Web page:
Dying winds today helped fire-fighters beat back wildfires that swept through suburbs of Athens, forcing thousands to flee and putting the government on the defensive before an expected snap election.
A dozen Greek, Italian and French fire-fighting planes battled flames that destroyed homes and huge swathes of forest near the Greek capital. Authorities said only one major fire front still threatened a community.
"The fires are developing less intensely than in previous days," said government spokesman Evangelos Antonaros, adding that damage estimates would begin as soon as fires were put out.
Fires were smouldering in East Attica, where a state of emergency was declared on Saturday, but the risk of flare-ups was still high. Fire-fighters were battling a new blaze near the town of Porto Germeno in west Attica.
The fires had retreated from Athens suburbs late yesterday, when authorities used loudspeakers to urge thousands to leave their communities.
While thousands abandoned what are mainly holiday homes around Athens, many frantically used garden hoses and tree branches to try to stop the flames reaching their properties.
The battle against the fire, the biggest since Greece's worst wildfires in living memory killed 65 people in 2007, will be crucial to Prime Minister Costas Karamanlis, who had been mulling a reshuffle before an early election this autumn.
"The fire has put a stop to a possible reshuffle this week," said the pro-government Apogevmatini daily.
Karamanlis's government is clinging to a one-seat majority and the socialist opposition, ahead in opinion polls, has made clear it will force a snap poll and use a March parliamentary vote, when a new president will be chosen, to achieve that.
The press and opposition parties attacked the government's handling of the fire. The Communist KKE party urged the government to hire more planes and the far-right LAOS said there were delays and lack of coordination.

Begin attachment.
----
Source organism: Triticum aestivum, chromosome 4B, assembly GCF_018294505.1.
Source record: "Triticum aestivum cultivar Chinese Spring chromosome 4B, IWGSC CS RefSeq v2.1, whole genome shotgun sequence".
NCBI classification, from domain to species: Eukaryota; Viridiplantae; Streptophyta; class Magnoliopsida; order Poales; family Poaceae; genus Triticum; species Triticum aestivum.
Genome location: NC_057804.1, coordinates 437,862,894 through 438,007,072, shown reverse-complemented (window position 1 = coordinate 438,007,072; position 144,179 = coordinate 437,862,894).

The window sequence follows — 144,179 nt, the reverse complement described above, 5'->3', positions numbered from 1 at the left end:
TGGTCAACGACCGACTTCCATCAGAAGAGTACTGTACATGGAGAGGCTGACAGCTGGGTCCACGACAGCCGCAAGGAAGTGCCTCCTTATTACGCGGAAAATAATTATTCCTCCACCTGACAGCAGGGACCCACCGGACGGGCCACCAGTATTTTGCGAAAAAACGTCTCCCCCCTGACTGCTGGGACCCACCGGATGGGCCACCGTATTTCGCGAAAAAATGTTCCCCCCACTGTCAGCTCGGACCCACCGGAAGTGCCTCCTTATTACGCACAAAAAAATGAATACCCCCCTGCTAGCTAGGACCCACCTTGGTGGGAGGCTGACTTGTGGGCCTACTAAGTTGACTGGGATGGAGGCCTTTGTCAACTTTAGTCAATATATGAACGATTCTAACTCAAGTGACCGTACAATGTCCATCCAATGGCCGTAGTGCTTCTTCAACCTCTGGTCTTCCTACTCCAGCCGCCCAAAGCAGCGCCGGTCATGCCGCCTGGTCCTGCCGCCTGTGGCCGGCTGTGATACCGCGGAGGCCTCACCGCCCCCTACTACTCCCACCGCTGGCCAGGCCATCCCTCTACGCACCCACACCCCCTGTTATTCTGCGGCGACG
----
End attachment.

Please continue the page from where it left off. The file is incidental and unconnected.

"Disorganisation, indifference, criminal negligence gave the final blow to Attica," said the liberal daily Eleftherotypia on its front page, echoing many other Greek media.
The government defended its handling of the fire, blaming extremely strong winds for its destructive path. The flames damaged scores of homes and seared about 37,000 acres of forest, farm fields and olive groves.
A public prosecutor ordered an inquiry into whether arson was behind the blaze in an area where fires had in the past been started by greedy developers.
Two Italian and one French aircraft, as well as a helicopter and about 40 fire-fighters from Cyprus joined the battle. Four helicopters, 187 fire engines and about 430 fire-fighters also fought the blaze, fire officials said. Some 300 soldiers were also dispatched.
The fire broke out late on Friday in the village of Grammatiko about 40 km (25 miles) northeast of the Greek capital and quickly spread to neighbouring villages. A children's hospital, a home for the elderly and a monastery were evacuated.
Summer fires are frequent in Greece, often caused by high temperatures and winds, drought or arson. Hundreds of fires across southern Europe in July destroyed thousands of hectares of forest and gutted dozens of homes.